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Geometric Constraints on Glacial Fjord–Shelf Exchange

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  • 1 Department of Atmospheric and Oceanic Sciences, University of California, Los Angeles, Los Angeles, California
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Abstract

The oceanic connections between tidewater glaciers and continental shelf waters are modulated and controlled by geometrically complex fjords. These fjords exhibit both overturning circulations and horizontal recirculations, driven by a combination of water mass transformation at the head of the fjord, variability on the continental shelf, and atmospheric forcing. However, it remains unclear which geometric and forcing parameters are the most important in exerting control on the overturning and horizontal recirculation. To address this, idealized numerical simulations are conducted using an isopycnal model of a fjord connected to a continental shelf, which is representative of regions in Greenland and the West Antarctic Peninsula. A range of sensitivity experiments demonstrate that sill height, wind direction/strength, subglacial discharge strength, and depth of offshore warm water are of first-order importance to the overturning circulation, while fjord width is also of leading importance to the horizontal recirculation. Dynamical predictions are developed and tested for the overturning circulation of the entire shelf-to-glacier-face domain, subdivided into three regions: the continental shelf extending from the open ocean to the fjord mouth, the sill overflow at the fjord mouth, and the plume-driven water mass transformation at the fjord head. A vorticity budget is also developed to predict the strength of the horizontal recirculation, which provides a scaling in terms of the overturning and bottom friction. Based on these theories, we may predict glacial melt rates that take into account overturning and recirculation, which may be used to refine estimates of ocean-driven melting of the Greenland and Antarctic ice sheets.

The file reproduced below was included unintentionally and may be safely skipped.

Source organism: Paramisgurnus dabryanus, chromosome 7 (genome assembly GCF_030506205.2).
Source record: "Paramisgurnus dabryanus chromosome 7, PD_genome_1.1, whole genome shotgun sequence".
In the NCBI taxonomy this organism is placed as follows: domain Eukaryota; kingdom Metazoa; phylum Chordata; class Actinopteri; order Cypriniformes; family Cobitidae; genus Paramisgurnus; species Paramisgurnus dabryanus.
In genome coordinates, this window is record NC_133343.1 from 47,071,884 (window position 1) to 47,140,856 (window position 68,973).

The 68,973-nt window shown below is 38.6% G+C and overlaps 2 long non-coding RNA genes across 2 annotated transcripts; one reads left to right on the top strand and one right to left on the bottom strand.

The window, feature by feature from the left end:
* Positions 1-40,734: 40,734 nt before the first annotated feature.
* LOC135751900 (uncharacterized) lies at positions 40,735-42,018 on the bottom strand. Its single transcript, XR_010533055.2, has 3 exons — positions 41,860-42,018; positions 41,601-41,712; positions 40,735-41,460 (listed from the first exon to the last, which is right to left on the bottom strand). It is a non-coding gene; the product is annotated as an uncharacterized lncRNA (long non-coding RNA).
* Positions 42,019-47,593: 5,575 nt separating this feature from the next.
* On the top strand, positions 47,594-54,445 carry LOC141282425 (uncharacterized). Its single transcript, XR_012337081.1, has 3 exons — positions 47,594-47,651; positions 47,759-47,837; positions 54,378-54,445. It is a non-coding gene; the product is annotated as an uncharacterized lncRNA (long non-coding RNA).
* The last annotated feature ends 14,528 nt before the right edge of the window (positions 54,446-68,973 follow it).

Supplemental information related to this paper is available at the Journals Online website: https://doi.org/10.1175/JPO-D-20-0091.s1.

© 2021 American Meteorological Society. For information regarding reuse of this content and general copyright information, consult the AMS Copyright Policy (www.ametsoc.org/PUBSReuseLicenses).

Corresponding author: Ken X. Zhao, kzhao@atmos.ucla.edu

Abstract

The oceanic connections between tidewater glaciers and continental shelf waters are modulated and controlled by geometrically complex fjords. These fjords exhibit both overturning circulations and horizontal recirculations, driven by a combination of water mass transformation at the head of the fjord, variability on the continental shelf, and atmospheric forcing. However, it remains unclear which geometric and forcing parameters are the most important in exerting control on the overturning and horizontal recirculation. To address this, idealized numerical simulations are conducted using an isopycnal model of a fjord connected to a continental shelf, which is representative of regions in Greenland and the West Antarctic Peninsula. A range of sensitivity experiments demonstrate that sill height, wind direction/strength, subglacial discharge strength, and depth of offshore warm water are of first-order importance to the overturning circulation, while fjord width is also of leading importance to the horizontal recirculation. Dynamical predictions are developed and tested for the overturning circulation of the entire shelf-to-glacier-face domain, subdivided into three regions: the continental shelf extending from the open ocean to the fjord mouth, the sill overflow at the fjord mouth, and the plume-driven water mass transformation at the fjord head. A vorticity budget is also developed to predict the strength of the horizontal recirculation, which provides a scaling in terms of the overturning and bottom friction. Based on these theories, we may predict glacial melt rates that take into account overturning and recirculation, which may be used to refine estimates of ocean-driven melting of the Greenland and Antarctic ice sheets.

Supplemental information related to this paper is available at the Journals Online website: https://doi.org/10.1175/JPO-D-20-0091.s1.

© 2021 American Meteorological Society. For information regarding reuse of this content and general copyright information, consult the AMS Copyright Policy (www.ametsoc.org/PUBSReuseLicenses).

Corresponding author: Ken X. Zhao, kzhao@atmos.ucla.edu

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